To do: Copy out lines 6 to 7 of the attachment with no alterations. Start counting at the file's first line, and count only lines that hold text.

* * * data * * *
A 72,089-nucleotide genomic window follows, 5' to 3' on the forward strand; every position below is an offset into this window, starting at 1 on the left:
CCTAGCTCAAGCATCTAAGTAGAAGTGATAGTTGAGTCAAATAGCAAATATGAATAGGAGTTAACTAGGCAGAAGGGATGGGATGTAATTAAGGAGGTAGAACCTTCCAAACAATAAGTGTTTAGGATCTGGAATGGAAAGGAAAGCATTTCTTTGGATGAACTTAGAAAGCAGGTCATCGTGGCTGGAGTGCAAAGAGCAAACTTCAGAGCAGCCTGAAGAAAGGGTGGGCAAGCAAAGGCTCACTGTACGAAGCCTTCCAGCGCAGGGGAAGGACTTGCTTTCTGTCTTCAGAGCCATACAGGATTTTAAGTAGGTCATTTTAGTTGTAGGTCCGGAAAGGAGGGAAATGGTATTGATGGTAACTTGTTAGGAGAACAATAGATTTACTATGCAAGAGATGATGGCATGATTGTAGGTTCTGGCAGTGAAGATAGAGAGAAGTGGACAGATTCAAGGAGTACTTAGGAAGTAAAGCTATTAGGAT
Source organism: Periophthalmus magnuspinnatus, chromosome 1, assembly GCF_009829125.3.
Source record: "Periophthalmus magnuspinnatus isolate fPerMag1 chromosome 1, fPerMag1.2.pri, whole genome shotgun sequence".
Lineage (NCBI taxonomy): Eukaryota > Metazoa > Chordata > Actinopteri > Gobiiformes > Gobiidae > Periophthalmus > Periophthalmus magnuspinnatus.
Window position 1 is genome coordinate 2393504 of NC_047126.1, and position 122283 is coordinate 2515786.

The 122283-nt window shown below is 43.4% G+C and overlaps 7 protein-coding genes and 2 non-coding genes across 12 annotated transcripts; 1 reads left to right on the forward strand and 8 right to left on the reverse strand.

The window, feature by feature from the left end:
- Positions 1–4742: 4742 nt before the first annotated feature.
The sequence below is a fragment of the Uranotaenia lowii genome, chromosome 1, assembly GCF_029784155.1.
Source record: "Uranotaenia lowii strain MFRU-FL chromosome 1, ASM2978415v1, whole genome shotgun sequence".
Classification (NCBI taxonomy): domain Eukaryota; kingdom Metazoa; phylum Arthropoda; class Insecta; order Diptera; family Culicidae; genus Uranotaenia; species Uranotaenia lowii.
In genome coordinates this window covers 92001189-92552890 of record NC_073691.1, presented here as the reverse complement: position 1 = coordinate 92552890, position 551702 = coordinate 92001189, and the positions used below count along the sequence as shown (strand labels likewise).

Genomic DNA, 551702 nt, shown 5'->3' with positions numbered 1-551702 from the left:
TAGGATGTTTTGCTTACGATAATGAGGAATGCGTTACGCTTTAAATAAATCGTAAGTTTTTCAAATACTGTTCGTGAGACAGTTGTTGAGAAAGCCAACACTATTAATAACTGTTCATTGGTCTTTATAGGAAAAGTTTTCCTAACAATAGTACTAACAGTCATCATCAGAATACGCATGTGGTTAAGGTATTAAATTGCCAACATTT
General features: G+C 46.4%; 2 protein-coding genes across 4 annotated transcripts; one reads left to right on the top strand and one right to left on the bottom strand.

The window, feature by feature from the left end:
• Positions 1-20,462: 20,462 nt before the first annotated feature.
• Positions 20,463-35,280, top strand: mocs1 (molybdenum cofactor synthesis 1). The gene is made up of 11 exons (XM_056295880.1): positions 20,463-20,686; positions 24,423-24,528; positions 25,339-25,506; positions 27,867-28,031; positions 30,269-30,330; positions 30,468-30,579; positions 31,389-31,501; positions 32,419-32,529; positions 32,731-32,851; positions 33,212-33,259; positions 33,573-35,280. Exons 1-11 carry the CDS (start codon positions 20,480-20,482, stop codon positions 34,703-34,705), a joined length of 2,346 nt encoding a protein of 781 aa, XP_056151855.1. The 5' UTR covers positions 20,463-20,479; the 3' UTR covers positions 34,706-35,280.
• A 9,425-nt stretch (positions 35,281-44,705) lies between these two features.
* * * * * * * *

Window position 1 is genome coordinate 2393504 of NC_047126.1, and position 122283 is coordinate 2515786.

The 122283-nt window shown below is 43.4% G+C and overlaps 7 protein-coding genes and 2 non-coding genes across 12 annotated transcripts; 1 reads left to right on the forward strand and 8 right to left on the reverse strand.